The main goal of drug courts is to end the substance abuse among offenders and the resulting criminal behaviors. Drug courts differ from other criminal justice systems as they create a close collaboration between treatment experts and criminal justice.

drug-court-judge-addiction-treatment-rehabilitation-prison-jail-alternatives
Drug courts are the result of collaboration between the criminal justice system and addiction treatment science.

Steps in the Drug Court Process

Although the steps vary from one jurisdiction to another, some aspects are pretty standard, and include:

  • The offender gets substance abuse treatment along with any other services they need to attain sobriety and maintain recovery.
  • The drug court judge holds each offender accountable for their charges and ensures they meet their sentencing responsibilities to themselves, the court, their families and society as a whole.
  • The offender undergoes random and regular drug testing to monitor progress and any drug use.
  • The offender appears in court from time to time and meets with the judge for progress review.
  • The offender gets rewards when they perform well in their recovery and overall process, and sanctions when they don’t.

Drug Courts and their Effectiveness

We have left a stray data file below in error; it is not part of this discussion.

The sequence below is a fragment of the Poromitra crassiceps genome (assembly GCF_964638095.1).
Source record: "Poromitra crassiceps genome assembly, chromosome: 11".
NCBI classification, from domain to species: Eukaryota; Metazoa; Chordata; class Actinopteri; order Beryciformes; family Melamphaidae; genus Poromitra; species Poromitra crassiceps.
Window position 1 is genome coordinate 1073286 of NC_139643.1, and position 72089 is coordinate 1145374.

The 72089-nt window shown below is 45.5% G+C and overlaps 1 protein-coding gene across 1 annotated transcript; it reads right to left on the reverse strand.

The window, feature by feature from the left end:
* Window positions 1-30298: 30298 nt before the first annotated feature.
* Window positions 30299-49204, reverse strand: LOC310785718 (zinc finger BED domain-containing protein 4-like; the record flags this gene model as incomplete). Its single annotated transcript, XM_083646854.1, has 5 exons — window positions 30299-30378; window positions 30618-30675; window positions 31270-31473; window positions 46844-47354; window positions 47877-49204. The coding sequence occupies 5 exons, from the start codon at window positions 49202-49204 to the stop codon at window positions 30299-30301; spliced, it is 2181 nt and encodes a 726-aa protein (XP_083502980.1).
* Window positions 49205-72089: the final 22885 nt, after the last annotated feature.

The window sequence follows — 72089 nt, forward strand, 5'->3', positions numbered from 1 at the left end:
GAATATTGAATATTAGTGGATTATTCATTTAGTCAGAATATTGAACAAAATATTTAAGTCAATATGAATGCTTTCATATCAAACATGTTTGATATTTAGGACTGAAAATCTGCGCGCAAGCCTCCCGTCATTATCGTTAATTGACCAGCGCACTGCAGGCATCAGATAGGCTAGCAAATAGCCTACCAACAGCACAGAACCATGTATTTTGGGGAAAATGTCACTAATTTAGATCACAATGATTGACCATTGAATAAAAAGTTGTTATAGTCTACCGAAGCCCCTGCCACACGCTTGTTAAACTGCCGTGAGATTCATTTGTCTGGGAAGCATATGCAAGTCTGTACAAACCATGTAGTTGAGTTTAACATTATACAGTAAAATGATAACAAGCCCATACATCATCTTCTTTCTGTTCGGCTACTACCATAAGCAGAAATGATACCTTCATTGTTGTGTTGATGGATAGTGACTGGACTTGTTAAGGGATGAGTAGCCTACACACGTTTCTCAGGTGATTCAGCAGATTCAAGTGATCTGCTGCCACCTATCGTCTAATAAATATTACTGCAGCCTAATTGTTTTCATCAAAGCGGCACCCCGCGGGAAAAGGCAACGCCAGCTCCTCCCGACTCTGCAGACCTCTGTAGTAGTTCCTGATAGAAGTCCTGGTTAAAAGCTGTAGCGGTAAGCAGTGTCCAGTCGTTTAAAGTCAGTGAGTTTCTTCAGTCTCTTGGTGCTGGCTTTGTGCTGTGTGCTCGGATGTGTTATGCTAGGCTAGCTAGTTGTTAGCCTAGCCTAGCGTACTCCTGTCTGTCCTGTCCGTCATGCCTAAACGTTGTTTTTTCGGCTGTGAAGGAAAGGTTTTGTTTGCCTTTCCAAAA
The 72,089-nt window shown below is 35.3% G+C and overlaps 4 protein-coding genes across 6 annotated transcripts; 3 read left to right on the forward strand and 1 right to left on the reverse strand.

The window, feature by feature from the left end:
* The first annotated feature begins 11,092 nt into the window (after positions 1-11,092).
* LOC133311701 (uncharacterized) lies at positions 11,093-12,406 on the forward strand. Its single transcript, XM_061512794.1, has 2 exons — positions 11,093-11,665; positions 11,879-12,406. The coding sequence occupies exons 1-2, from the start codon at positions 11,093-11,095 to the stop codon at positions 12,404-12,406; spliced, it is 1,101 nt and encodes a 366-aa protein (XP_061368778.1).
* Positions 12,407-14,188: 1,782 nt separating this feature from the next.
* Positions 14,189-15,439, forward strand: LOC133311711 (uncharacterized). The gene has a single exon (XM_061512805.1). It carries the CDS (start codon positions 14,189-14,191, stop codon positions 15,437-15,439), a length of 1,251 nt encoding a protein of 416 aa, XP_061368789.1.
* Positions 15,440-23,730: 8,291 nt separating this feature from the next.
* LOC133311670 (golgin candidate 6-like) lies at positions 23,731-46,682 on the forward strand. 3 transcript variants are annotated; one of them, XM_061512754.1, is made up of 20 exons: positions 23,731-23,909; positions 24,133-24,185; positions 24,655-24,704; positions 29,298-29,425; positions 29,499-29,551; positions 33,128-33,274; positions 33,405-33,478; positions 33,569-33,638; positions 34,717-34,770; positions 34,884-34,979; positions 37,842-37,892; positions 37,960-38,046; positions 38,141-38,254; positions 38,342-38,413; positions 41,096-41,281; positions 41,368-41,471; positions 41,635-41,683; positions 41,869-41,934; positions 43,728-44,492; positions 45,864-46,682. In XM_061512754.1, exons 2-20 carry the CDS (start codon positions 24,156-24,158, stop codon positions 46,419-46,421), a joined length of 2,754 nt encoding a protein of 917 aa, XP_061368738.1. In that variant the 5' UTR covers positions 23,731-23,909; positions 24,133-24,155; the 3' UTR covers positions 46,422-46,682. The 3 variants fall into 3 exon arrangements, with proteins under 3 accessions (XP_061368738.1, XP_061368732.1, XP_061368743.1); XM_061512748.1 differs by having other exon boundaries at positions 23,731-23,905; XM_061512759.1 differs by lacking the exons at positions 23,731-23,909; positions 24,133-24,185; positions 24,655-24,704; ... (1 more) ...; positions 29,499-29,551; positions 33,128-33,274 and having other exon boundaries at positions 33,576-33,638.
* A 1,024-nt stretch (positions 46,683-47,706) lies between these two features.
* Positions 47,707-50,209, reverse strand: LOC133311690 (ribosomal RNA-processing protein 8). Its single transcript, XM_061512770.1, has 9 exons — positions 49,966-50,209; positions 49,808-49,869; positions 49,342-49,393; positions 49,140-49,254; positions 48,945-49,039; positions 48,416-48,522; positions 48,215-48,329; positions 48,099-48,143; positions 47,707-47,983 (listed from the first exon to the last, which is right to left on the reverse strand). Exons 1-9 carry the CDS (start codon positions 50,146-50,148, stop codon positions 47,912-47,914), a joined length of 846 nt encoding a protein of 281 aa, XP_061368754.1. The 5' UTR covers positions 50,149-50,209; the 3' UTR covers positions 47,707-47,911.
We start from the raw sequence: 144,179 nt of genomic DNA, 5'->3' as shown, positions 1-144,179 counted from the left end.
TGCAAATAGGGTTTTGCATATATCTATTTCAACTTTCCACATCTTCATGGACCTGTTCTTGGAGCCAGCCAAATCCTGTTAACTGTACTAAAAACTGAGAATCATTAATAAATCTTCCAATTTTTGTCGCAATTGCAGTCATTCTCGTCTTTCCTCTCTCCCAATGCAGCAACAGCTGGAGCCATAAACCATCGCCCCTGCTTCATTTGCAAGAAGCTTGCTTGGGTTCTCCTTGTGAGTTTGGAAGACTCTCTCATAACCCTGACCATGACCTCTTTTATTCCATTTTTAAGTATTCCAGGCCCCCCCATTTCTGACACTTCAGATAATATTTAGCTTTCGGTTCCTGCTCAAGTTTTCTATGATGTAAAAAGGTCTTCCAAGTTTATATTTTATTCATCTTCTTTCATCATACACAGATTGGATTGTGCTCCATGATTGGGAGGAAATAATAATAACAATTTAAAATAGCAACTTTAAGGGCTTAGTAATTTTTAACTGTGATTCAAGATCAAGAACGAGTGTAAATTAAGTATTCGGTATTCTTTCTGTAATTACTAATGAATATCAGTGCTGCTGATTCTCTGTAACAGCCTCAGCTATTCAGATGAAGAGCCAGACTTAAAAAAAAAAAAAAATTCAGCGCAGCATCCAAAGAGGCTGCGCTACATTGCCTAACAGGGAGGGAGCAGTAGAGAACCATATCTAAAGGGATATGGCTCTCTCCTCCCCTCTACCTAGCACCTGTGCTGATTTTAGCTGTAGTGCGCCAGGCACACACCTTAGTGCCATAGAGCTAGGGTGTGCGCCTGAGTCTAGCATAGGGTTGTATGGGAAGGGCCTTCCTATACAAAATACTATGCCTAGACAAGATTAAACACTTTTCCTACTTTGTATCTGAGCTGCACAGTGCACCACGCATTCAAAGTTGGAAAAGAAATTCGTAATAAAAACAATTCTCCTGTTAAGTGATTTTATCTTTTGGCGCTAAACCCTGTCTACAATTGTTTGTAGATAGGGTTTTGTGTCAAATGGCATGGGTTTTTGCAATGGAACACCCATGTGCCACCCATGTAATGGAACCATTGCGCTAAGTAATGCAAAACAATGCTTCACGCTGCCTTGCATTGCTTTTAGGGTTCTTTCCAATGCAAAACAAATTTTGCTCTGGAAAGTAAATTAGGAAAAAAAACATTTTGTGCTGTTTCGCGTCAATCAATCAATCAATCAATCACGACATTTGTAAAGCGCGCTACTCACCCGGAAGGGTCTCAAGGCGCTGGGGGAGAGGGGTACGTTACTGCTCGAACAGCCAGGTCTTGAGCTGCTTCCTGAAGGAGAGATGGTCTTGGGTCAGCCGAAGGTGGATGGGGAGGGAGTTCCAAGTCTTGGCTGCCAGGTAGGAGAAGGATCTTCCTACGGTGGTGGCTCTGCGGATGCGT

The effectiveness of drug courts is not a matter of speculation, but a product of more than 20 years of comprehensive scientific research. From the onset, the program embraced science like no other criminal justice program. It integrated best practices and evidence-based approaches and had experts measure the outcomes. The drug court even encouraged federal agencies like NIJ, BJA, CSAT and NIDA along with state agencies to bring in the scientific community to analyze the program and uncover its strengths, weaknesses and opportunities.

In 2006, the scientific community ruled, beyond any reasonable doubt from meta-analyses, that the drug courts lower criminal recidivism. In individual analysis – as illustrated in the table below – the results show a significant decrease in reconviction or re-arrest by an average of about 8 to 26%. This included results of offenders on probation as well as those going through traditional criminal case processing.

InstitutionNo. of Drug CourtsAverage crime reduction (%)
Washington State Institute for Public Policy578
University of Cincinnati228
University of Nevada769
Canadian Department of Justice6614
Campbell Collaborative5514-26

Other supporting studies also show that drug courts are successful in diverting substance-dependent offenders away from incarceration and minimizing their risk of recidivism. In a 2012 NIJ’s Multisite Adult Drug Court Evaluation, drug court participants reported less drug use and less criminal activity compared to other groups.